In this Oct. 17, 2012, file photo, a man raises his hand during at Google offices in New York. People should have some say over the results that pop up when they conduct a search of their own name online, Europe's highest court said Tuesday, May 13, 2014. (AP Photo/Mark Lennihan, File)
This April 9 2014, file photo, shows the Google logo at a store in Hialeah, Fla. Google, Apple, Intel and Adobe Systems announced Thursday, April 24, 2014, they have settled a class-action lawsuit alleging they conspired to prevent their engineers and other highly sought technology workers from getting better job offers from one another. (AP Photo/Alan Diaz, File)
(AP Photo/Alan Diaz, File)

Richard Nieva, CNET

(CNET.com)—For the past few quarters, Google’s finances have been the story of same-old, same-old: Desktop search — its biggest business — is getting stale, but it still makes billions.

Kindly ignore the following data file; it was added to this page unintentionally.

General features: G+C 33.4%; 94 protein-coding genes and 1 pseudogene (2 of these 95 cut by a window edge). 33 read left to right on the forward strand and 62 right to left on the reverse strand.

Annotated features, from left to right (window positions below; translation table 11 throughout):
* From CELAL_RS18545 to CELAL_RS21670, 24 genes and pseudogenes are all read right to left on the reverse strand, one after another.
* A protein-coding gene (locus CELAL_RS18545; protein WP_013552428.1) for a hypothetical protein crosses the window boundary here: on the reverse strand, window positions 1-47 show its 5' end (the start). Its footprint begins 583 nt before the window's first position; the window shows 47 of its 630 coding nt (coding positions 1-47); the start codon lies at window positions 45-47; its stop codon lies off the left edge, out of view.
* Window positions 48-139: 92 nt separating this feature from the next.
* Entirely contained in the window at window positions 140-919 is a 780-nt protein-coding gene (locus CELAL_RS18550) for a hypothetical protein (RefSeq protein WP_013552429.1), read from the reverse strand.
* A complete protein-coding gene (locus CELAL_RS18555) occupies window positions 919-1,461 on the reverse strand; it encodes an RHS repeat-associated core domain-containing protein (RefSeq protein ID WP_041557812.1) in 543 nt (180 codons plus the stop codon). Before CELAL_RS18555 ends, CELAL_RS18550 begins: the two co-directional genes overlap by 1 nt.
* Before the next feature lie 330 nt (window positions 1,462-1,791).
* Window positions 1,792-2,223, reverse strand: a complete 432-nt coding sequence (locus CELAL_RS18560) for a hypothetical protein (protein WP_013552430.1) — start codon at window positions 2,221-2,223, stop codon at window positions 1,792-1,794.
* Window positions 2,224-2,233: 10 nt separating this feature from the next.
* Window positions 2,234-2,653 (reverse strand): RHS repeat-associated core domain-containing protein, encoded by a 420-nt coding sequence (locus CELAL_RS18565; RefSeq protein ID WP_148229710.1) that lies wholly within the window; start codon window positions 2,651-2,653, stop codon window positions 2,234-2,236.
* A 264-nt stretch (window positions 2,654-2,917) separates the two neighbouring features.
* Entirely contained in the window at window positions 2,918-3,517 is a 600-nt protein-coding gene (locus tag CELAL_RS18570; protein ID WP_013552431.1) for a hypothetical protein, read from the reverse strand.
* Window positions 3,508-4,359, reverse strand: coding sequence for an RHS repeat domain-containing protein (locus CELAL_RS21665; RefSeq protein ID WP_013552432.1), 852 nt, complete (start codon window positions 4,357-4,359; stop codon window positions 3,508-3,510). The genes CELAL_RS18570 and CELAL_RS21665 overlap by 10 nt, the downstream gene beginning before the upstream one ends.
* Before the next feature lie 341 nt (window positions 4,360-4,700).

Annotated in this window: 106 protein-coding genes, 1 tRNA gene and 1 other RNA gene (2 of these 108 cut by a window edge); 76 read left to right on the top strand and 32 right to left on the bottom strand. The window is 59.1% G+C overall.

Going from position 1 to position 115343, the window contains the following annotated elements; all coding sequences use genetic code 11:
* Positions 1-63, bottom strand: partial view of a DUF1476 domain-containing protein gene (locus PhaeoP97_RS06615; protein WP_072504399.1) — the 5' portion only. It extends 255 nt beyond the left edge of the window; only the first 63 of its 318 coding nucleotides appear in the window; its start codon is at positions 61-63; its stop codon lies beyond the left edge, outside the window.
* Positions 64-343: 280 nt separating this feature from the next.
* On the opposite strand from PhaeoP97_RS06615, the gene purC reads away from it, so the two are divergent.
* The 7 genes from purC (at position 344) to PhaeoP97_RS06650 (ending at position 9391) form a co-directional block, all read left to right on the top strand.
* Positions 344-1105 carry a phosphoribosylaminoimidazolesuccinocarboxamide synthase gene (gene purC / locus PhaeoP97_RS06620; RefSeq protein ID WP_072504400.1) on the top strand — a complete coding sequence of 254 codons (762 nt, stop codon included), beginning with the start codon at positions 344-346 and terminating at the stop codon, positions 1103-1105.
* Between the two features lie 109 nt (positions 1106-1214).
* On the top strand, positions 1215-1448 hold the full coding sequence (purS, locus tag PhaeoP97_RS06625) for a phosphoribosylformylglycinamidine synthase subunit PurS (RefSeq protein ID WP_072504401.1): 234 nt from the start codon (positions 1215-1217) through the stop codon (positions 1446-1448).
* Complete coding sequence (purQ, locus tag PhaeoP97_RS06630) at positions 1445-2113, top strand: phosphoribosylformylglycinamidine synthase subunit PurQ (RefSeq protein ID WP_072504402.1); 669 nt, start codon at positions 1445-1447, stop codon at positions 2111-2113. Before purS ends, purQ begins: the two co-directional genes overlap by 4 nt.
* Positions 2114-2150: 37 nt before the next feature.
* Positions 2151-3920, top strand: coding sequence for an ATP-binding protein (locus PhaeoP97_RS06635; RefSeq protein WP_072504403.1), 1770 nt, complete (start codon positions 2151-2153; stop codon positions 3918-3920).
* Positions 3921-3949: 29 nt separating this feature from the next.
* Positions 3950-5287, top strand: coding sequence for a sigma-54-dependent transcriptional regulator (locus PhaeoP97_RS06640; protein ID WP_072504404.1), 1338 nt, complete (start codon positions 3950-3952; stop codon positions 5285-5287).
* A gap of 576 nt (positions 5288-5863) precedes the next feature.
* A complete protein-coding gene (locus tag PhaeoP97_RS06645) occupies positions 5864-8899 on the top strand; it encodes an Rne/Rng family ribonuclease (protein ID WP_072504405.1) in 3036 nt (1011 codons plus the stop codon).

The story stayed true on Thursday when Google reported lagging revenue, as more people find what they want from their smartphones and tablets. And as competitors, including Facebook, draw more of the mobile users that advertisers are trying to court.

For the sixth time in seven quarters, Wall Street analysts still weren’t wowed by the company’s performance. Google, the world’s largest search engine, said sales, excluding traffic acquisition costs, were $14.48 billion. Profit, minus some costs, was $6.88 a share. That fell short of analysts’ estimates of $14.7 billion in revenue and earnings of $7.12 per share.

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